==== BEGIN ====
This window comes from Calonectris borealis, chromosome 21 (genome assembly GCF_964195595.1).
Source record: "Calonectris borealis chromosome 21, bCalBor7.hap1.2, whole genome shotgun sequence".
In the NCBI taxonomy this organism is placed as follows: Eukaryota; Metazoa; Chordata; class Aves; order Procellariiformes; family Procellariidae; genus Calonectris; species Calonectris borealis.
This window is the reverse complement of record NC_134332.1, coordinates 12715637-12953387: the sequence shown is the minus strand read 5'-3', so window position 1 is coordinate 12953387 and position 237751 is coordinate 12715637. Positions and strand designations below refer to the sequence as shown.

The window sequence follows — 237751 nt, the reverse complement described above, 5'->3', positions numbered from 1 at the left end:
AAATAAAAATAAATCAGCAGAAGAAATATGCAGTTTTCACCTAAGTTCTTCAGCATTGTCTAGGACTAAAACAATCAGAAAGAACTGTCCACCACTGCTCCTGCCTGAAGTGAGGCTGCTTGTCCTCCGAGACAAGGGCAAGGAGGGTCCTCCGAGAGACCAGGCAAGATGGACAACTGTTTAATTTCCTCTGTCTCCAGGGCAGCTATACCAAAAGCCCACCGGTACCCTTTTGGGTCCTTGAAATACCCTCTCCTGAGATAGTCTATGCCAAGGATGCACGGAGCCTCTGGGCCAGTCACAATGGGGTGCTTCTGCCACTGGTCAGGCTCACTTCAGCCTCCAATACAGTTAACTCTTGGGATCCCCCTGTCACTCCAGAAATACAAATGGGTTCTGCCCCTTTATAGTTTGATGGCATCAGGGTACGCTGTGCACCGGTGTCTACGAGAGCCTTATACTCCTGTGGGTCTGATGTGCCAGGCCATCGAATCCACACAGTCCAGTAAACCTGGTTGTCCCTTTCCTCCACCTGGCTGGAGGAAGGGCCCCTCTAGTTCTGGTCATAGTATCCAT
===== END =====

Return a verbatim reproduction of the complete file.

This window comes from Calonectris borealis, chromosome 21 (genome assembly GCF_964195595.1).
Source record: "Calonectris borealis chromosome 21, bCalBor7.hap1.2, whole genome shotgun sequence".
In the NCBI taxonomy this organism is placed as follows: Eukaryota; Metazoa; Chordata; class Aves; order Procellariiformes; family Procellariidae; genus Calonectris; species Calonectris borealis.
This window is the reverse complement of record NC_134332.1, coordinates 12715637-12953387: the sequence shown is the minus strand read 5'-3', so window position 1 is coordinate 12953387 and position 237751 is coordinate 12715637. Positions and strand designations below refer to the sequence as shown.

The window sequence follows — 237751 nt, the reverse complement described above, 5'->3', positions numbered from 1 at the left end:
AAATAAAAATAAATCAGCAGAAGAAATATGCAGTTTTCACCTAAGTTCTTCAGCATTGTCTAGGACTAAAACAATCAGAAAGAACTGTCCACCACTGCTCCTGCCTGAAGTGAGGCTGCTTGTCCTCCGAGACAAGGGCAAGGAGGGTCCTCCGAGAGACCAGGCAAGATGGACAACTGTTTAATTTCCTCTGTCTCCAGGGCAGCTATACCAAAAGCCCACCGGTACCCTTTTGGGTCCTTGAAATACCCTCTCCTGAGATAGTCTATGCCAAGGATGCACGGAGCCTCTGGGCCAGTCACAATGGGGTGCTTCTGCCACTGGTCAGGCTCACTTCAGCCTCCAATACAGTTAACTCTTGGGATCCCCCTGTCACTCCAGAAATACAAATGGGTTCTGCCCCTTTATAGTTTGATGGCATCAGGGTACGCTGTGCACCGGTGTCTACGAGAGCCTTATACTCCTGTGGGTCTGATGTGCCAGGCCATCGAATCCACACAGTCCAGTAAACCTGGTTGTCCCTTTCCTCCACCTGGCTGGAGGAAGGGCCCCTCTAGTTCTGGTCATAGTATCCAT